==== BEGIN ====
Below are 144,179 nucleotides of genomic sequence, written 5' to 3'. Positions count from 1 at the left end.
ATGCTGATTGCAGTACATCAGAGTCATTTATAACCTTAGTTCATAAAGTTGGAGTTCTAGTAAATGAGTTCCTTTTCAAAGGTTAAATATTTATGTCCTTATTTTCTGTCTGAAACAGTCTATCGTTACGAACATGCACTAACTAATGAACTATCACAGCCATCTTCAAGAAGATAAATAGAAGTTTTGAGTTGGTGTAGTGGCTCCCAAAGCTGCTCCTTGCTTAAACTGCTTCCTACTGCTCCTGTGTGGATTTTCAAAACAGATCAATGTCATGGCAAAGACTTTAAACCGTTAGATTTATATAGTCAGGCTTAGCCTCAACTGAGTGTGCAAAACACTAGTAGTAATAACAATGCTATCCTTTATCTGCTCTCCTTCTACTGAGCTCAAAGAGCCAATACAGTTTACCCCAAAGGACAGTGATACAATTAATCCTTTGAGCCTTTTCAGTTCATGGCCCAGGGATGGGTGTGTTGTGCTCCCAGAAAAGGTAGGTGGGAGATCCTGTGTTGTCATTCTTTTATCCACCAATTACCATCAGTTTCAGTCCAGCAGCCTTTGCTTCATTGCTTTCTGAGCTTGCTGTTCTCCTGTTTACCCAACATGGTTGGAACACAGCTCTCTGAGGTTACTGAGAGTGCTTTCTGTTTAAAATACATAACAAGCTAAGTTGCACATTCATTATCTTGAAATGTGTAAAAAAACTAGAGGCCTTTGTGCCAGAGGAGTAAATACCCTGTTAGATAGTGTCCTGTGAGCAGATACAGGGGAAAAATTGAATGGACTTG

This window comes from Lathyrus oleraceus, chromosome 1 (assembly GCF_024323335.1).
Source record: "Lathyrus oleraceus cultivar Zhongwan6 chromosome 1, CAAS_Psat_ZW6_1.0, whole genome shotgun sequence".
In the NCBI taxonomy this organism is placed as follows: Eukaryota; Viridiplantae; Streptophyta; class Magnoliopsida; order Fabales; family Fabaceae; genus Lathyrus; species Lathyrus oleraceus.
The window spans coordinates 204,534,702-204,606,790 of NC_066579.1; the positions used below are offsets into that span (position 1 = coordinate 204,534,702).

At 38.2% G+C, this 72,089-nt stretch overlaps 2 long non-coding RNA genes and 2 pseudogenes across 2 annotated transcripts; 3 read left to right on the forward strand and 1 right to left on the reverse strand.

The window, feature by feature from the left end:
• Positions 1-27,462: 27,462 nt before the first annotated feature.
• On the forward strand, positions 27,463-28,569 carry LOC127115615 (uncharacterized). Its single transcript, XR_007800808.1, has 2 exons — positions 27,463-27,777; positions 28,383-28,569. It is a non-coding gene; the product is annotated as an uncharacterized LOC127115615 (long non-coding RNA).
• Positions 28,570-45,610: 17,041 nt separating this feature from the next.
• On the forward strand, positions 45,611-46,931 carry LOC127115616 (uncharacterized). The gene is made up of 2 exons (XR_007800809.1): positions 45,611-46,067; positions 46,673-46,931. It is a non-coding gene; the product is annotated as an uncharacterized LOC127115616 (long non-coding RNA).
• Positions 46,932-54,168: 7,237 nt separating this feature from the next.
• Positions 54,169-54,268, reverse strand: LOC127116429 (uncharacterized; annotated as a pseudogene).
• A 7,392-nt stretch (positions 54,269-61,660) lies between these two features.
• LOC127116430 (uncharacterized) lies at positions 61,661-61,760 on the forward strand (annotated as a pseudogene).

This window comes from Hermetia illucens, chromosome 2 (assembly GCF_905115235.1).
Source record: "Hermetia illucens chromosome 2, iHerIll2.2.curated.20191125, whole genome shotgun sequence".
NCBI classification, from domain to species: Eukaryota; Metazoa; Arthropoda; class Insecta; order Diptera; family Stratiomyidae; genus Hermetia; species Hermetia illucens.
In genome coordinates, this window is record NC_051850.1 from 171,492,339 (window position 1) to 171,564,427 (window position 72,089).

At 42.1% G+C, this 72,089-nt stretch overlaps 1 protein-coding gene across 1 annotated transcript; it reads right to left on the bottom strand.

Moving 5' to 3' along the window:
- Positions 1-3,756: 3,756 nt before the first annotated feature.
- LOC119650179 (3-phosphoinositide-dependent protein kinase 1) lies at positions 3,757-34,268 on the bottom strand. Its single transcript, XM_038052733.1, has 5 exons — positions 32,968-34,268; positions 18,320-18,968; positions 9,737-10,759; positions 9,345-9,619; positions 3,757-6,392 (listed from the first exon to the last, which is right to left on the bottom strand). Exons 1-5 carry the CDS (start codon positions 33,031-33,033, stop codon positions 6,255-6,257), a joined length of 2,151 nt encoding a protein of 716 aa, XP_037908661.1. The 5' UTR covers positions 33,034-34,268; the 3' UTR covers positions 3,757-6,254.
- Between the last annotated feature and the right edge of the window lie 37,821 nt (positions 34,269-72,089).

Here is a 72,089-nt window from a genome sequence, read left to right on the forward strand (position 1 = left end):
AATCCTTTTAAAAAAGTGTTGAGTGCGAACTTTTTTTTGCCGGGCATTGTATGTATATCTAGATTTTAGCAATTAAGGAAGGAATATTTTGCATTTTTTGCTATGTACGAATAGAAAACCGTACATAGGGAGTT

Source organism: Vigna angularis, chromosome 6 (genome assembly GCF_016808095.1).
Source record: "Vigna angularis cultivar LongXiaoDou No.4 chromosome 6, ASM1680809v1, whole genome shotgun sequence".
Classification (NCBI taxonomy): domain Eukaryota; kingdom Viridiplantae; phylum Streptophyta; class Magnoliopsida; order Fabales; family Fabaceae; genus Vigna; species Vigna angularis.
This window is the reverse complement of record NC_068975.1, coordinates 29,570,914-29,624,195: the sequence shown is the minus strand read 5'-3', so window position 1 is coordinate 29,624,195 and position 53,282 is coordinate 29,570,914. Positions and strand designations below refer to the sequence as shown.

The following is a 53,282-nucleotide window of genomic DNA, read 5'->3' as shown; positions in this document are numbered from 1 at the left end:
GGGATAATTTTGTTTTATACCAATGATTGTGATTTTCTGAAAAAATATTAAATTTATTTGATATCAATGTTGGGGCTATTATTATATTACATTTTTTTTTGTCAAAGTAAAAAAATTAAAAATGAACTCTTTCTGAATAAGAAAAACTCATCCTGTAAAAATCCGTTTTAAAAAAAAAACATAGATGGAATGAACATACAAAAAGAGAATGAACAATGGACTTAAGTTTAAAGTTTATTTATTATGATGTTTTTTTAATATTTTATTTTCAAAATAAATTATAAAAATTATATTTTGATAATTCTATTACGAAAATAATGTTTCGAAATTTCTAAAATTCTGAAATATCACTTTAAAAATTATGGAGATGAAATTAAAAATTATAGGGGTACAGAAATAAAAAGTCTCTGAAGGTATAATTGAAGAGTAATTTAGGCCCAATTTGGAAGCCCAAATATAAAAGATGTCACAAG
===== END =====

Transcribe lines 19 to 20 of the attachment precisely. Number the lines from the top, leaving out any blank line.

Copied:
NCBI classification, from domain to species: Eukaryota; Metazoa; Arthropoda; class Insecta; order Diptera; family Stratiomyidae; genus Hermetia; species Hermetia illucens.
In genome coordinates, this window is record NC_051850.1 from 171,492,339 (window position 1) to 171,564,427 (window position 72,089).